To do this, a good first page needs to have tension, the stretch between what the main character wants but can’t have—at least not yet. The story holds the want back, so the character has to keep striving, resulting in conflict internally and/or externally. The tension increases as the character keeps hearing “no” but can’t give up the desire, though the desire may not be the need, or what that character needs for the world to return back to normal.

Here are other things to keep in mind for a great first page:

  • Avoid back story, but weave it in later in the novel. This moves the story backward.
  • Don’t have the character just reacting, but show that the character will act and take charge in future scenes and conflict. This gets the story moving forward.
  • Involve the reader emotionally, showing what’s at stake for the character. When the character faces difficulty, the character will emotionally respond to those events and situations. If life’s easy, the character will be bored or pleased at the same-old stuff, but there won’t be a story.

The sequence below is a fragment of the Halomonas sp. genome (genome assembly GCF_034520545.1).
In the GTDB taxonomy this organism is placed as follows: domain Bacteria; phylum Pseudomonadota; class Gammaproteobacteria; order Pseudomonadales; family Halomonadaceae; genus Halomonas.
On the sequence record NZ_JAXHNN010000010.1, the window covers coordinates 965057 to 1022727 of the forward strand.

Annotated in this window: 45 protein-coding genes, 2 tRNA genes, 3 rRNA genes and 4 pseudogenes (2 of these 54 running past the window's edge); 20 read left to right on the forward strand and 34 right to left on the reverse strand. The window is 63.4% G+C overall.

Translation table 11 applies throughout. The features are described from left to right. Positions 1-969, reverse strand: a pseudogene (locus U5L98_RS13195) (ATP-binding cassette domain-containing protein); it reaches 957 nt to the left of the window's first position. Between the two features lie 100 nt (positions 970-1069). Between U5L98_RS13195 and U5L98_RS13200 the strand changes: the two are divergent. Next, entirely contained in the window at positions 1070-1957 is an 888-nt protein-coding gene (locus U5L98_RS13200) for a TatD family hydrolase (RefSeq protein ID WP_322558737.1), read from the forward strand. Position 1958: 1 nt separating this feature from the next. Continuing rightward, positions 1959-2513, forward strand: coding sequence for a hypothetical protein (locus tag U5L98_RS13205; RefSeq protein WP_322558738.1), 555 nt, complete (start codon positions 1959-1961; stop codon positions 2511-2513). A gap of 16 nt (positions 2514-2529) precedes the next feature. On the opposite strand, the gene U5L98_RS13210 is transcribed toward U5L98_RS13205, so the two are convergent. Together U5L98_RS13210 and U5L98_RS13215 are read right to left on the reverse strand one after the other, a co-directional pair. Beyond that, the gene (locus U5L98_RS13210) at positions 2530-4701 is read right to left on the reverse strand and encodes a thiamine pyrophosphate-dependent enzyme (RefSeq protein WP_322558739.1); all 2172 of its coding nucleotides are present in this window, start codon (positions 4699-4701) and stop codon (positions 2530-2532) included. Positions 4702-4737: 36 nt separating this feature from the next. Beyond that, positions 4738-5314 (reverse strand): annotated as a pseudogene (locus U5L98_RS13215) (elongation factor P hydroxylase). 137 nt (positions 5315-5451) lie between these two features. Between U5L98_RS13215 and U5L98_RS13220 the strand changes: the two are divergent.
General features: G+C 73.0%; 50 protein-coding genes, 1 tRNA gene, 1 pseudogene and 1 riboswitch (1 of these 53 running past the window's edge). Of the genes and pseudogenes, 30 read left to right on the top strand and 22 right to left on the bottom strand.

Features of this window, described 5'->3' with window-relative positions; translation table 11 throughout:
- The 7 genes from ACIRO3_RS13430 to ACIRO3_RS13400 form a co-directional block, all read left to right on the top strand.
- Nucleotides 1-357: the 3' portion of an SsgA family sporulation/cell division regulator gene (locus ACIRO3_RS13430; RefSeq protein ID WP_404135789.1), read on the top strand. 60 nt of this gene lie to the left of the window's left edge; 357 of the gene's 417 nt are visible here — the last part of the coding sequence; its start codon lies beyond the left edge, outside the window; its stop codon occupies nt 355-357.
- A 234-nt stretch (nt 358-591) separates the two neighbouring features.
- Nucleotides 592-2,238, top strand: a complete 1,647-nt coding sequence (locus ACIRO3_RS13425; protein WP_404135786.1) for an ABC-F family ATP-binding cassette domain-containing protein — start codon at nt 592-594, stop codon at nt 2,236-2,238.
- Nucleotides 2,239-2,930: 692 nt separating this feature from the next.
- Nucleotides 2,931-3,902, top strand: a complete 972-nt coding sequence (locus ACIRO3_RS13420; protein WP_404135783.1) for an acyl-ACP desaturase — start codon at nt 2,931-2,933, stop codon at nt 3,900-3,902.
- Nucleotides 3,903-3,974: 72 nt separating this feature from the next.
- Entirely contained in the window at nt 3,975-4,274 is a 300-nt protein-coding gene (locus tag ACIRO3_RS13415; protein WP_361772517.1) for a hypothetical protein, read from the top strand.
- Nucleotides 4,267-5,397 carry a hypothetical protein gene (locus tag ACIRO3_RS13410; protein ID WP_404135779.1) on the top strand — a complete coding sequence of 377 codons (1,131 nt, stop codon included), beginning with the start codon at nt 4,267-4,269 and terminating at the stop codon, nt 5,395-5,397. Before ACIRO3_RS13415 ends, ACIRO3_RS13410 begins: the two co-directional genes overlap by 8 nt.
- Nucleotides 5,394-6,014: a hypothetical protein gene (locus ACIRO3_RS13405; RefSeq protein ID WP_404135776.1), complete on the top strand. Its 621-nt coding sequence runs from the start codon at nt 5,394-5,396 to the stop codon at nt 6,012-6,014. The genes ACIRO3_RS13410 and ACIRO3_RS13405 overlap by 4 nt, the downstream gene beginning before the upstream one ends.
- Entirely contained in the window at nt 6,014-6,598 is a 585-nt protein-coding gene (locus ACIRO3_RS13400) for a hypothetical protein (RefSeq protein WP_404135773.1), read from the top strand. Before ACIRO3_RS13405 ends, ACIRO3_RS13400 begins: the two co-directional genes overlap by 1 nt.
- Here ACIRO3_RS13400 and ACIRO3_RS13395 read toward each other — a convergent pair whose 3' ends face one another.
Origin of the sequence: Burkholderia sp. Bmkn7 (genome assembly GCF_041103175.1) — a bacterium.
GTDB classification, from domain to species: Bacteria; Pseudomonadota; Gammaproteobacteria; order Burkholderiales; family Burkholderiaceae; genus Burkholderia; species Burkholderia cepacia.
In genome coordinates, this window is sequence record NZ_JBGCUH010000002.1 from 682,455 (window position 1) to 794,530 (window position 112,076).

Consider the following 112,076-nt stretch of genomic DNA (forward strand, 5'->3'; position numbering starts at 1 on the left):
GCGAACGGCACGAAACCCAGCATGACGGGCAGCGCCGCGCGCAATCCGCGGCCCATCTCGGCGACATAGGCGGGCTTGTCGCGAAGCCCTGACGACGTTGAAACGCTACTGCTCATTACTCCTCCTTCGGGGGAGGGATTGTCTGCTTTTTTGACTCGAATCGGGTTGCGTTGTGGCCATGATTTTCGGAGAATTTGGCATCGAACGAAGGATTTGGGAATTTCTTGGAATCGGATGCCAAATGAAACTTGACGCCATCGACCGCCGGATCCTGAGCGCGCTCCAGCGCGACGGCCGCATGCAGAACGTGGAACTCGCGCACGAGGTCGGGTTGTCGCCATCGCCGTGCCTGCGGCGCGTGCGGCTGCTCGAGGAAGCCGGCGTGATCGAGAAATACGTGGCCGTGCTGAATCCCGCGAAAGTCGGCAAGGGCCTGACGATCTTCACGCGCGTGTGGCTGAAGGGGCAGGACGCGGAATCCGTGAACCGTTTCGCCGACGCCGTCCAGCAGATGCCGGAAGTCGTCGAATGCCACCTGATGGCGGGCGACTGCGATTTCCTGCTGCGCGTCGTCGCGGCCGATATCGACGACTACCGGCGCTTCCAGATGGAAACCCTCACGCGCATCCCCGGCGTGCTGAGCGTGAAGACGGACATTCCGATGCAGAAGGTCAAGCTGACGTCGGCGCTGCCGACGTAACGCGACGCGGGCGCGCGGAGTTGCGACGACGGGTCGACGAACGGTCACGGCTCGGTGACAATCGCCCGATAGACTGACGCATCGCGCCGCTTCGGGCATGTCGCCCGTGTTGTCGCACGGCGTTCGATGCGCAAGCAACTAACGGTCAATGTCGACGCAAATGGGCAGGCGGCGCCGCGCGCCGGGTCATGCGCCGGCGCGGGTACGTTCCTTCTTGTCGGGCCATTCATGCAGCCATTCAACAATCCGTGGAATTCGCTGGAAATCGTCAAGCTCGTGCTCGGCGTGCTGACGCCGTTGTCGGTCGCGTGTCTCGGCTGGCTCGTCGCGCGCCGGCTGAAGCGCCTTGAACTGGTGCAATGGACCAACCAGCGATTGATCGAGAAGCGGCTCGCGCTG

• Set up the conflict, both internal and external, to create the tension.
  • Hint at the character’s fatal flaw, or what will make achieving the desire even more difficult. This provides even more tension.

A great first page gives character and situation, while grounding the story in a setting, including time, place, season and even weather. The basics need to be provided alongside the difference—or what makes this page, and this novel, worthy of hours of investment.

Running and Writing (and getting inspired)

In Writing Discipline, Writing Goals, Writing Inspiration, Writing Processes on August 14, 2016 at 11:00 am

Going for a run and sitting down for a writing session require the same grit.

The obvious reason is the discipline, showing up day after day to get fit and maybe lose weight or to sharpen skills.

Various writers approach that grit in different ways: by writing 1,000 words a day or for a certain length of time, going for writing sprints, setting writing goals and incrementally meeting them, and doing things like writing a short story a week or the rough draft of a novel in a month.